Do You Have Common Sense? Clearly, You Should Be Catholic


An Open Letter to People With Common Sense:

You have seen the news. The U.S. Supreme Court has overturned what so many of us supported (way more than opposed it, that’s for sure), in one way or another: The Defense of Marriage Act.

I know you feel conflicted about this.

JenGallardoFlickrOn the one hand, it is a no-brainer that marriage exists in order to provide state protection for potential parents. Otherwise, why is the state involved in marriage? To create a government sex-partner registry? Yuck.

But on the other hand, you don’t want to be a bigot who hates gay people like the bullies and the religious freaks with those awful signs.

Well, let me introduce you to the Catholic faith.

For one thing, the faith recognizes that homosexual acts are, well, not the same as heterosexual acts. That’s Biology 101, but you have to be religious to believe in biology nowadays (more on that in a second).

For another thing, the faith insists that God loves gay people — and that a good Christian must treat homosexual people with love, just like he does. It’s right there in the Catechism of the Catholic Church: “They must be accepted with respect, compassion, and sensitivity. Every sign of unjust discrimination in their regard should be avoided.”

An unnatural act, but the people must be respected and loved. Does that sum up your feelings about homosexuality? It does mine.

But there is more that the Catholic faith offers for people of common sense.

Most Americans say they are pro-life. They believe that an unborn child is a human life, and that it’s wrong to take a human life. Again, this is Biology 101, but only religious people believe the biology. And it is mainly religious people who are willing to stand up for biology and morality.

Your mother was right:

  • What’s wrong is wrong, even if everyone else in the world says it’s right.
  • You shouldn’t jump off a bridge just because the cool kids tell you to.
  • Calling a bad thing something different doesn’t make it right.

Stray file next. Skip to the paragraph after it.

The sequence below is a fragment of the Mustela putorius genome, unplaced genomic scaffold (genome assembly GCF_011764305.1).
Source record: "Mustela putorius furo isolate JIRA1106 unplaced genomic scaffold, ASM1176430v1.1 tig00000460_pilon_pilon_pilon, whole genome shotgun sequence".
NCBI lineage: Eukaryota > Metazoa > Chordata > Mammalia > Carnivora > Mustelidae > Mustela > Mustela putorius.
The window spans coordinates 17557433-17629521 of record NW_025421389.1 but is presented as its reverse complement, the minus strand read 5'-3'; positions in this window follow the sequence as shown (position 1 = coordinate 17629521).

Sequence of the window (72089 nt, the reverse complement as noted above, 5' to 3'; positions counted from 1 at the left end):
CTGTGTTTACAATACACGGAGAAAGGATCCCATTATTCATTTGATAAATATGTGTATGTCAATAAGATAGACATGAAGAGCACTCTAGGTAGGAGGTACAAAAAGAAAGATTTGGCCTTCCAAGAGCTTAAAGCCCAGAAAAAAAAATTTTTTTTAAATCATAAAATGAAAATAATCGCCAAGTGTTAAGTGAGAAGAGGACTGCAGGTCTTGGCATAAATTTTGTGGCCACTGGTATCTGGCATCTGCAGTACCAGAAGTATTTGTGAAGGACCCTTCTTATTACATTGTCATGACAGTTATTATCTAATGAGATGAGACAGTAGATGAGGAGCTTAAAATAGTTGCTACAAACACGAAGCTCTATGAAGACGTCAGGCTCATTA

You will find that the Catholic Church (and many of the Protestant communities, too, I know!) is willing to follow the morality your mother taught you when no-one else will. It has always been this way: The Supreme Court said Dred Scott wasn’t a whole human being; the Church said human beings all have equal dignity. The Supreme Court says the unborn can be discarded; the Church defends the little guy. The Supreme Court says marriage means whatever we want to say it means. But it doesn’t.

Why is the Catholic faith getting things right that society has so disastrously wrong?

Because of Jesus Christ. You have heard him referred to a lot, I know. But have you really heard much about him? Check him out for yourself: Read the books of Matthew, Mark, Luke and John.

You may think he is naive and irrelevant. You will find he is wise and his words startlingly relevant. You may have been led to consider him goofy or awkward. You will find he is incisive and noble. You might think he’s a scold or a squish. I think you’ll find he is a man of common sense and love. Like you, the best you that you want to be.

The world is sending you a very clear message: No common sense, here, please. The world is engaged in a giant, destructive game of make believe. Let’s pretend sexuality is free of responsibility and consequence. Let’s pretend unborn babies aren’t really babies. Let’s pretend that parental relationships aren’t really anything special. And let’s ridicule everybody with common sense.

You see through it. So do we. Come find out why. Let them jump off their bridges without you!

The views expressed here are those of the author, and do not necessarily represent the views of


About Author

Tom Hoopes, author of What Pope Francis Really Said, is writer in residence at Benedictine College, in Atchison, Kansas, where he teaches in the Journalism and Mass Communications Department and edits The Gregorian, a Catholic identity speech digest. He was previously editor of the National Catholic Register for 10 years and with his wife, April, of Faith & Family magazine for five. A frequent contributor to Catholic publications, he began his career as a reporter in the Washington, D.C., area and as press secretary for U.S. House Ways & Means Chairman Bill Archer. He lives in Atchison with his wife and those of his nine children still at home. The views and opinions expressed on this blog do not necessarily reflect those of Benedictine College or the Gregorian Institute.

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